Your Constitutional Rights

Right to an Attorney — You have the right to counsel of an attorney throughout legal proceedings, including police interrogation before you are formally charged with a crime.

Right to Reasonable Bail or Bond — The court cannot set an excessive amount of bail to keep you in jail while awaiting trial.

Right to a Jury Trial — You have the right to a speedy, public jury trial. (You also have the right to have your case decided by a judge instead.)

Right Against Self-Incrimination — You have the right to remain silent and not incriminate yourself, in police questioning and at trial.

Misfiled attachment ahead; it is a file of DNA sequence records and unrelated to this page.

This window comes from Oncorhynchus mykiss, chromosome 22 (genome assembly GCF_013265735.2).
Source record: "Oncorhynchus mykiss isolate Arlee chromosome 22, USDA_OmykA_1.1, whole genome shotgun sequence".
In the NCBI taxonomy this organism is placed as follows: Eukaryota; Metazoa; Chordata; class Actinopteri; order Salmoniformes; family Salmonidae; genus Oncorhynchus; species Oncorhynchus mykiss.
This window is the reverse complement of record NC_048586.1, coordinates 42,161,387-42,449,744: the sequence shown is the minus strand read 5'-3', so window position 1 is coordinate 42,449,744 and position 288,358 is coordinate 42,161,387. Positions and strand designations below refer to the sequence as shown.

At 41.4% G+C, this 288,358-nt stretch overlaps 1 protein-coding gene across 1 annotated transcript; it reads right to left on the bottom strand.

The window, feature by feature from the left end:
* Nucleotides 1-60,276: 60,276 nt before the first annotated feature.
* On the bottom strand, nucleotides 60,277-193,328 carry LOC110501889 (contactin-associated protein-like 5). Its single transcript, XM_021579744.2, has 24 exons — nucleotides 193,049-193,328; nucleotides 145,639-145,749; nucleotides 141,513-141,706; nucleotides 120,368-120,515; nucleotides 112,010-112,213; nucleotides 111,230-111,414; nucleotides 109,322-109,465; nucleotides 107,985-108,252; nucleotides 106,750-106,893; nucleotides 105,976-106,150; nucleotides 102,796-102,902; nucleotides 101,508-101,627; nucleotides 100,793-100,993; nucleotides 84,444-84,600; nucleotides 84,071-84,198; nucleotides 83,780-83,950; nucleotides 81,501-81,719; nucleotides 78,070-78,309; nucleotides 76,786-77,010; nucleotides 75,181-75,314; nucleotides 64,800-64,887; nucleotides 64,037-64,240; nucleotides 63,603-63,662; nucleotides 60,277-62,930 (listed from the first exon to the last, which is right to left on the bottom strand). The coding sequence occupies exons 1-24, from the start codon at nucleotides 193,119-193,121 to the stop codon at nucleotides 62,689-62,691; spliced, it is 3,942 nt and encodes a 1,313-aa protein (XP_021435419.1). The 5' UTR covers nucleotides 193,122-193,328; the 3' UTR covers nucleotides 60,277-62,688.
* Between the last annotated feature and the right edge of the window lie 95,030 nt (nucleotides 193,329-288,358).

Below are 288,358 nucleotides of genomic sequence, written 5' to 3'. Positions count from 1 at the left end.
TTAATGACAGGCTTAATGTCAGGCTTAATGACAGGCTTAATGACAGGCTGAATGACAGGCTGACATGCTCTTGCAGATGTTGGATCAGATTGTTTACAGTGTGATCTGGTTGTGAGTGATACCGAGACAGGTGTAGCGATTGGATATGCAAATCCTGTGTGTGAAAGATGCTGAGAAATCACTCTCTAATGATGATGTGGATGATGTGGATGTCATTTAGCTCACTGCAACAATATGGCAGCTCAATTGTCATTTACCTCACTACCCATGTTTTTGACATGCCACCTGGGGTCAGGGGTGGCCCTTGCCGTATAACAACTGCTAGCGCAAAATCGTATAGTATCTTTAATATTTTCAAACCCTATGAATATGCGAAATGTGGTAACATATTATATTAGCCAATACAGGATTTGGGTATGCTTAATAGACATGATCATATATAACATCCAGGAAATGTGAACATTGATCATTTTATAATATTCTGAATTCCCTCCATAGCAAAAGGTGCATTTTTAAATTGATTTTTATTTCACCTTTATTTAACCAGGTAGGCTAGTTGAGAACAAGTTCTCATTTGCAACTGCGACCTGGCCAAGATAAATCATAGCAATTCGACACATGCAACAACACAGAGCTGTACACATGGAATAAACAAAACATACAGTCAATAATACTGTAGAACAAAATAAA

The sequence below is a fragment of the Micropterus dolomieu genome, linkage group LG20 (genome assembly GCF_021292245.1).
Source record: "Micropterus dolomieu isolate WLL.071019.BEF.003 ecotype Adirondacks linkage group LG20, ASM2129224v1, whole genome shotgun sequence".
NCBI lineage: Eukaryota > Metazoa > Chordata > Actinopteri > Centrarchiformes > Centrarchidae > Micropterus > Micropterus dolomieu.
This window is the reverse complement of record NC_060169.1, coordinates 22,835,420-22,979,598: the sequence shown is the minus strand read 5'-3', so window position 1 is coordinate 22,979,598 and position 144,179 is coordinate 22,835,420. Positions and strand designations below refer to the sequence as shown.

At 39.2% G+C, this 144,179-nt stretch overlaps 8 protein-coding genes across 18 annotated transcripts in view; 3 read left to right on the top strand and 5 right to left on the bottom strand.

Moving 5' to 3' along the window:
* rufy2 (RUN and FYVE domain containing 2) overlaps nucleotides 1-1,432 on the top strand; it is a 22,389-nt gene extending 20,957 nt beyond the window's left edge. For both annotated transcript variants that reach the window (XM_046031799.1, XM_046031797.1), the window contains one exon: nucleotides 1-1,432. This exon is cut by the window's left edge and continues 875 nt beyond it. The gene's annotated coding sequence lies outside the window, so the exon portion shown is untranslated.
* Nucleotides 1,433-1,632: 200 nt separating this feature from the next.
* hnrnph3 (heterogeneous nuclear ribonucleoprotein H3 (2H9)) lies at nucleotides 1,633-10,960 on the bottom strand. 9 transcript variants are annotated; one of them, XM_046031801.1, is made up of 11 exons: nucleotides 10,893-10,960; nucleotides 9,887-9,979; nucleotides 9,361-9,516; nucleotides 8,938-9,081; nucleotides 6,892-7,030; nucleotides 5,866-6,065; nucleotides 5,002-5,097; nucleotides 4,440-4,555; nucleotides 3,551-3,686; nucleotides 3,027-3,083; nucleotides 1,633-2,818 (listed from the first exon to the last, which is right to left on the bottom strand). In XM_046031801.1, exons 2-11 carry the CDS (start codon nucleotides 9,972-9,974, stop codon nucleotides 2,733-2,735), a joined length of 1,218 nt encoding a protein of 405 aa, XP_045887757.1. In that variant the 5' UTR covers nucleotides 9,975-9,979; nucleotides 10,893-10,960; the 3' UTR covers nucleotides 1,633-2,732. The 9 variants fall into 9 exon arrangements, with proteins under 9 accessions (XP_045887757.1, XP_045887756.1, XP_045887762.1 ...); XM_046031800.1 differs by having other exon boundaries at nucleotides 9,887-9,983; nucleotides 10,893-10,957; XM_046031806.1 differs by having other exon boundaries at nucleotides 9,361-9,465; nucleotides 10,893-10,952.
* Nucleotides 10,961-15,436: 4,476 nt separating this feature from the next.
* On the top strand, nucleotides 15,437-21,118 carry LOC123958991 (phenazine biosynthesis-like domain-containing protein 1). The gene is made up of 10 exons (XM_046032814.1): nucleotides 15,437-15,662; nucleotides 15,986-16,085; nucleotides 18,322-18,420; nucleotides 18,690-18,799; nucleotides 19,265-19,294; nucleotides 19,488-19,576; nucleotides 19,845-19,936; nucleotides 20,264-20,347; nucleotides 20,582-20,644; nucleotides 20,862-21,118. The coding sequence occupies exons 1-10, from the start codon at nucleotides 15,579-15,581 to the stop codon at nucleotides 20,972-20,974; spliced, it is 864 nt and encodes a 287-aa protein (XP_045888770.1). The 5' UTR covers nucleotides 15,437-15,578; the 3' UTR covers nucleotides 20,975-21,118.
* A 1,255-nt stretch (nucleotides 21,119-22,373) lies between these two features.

Right to Produce Evidence — You have the right to present evidence and to have the court issue a subpoena to bring into court all evidence favorable to your case, at no cost to you.

Right to Call Witnesses — You have the right to summon witnesses, by force of a subpoena if necessary, to testify in your defense. You also have the right to testify on your own behalf.

Right to Confront Witnesses — Likewise, you have the right to confront and cross-examine all witnesses testifying against you.

Right Against Unreasonable Search and Seizure
— Police must have your permission or probable cause to search you or your property in a public place. A warrant to search your home and seize property as evidence must be specific about what police are seeking.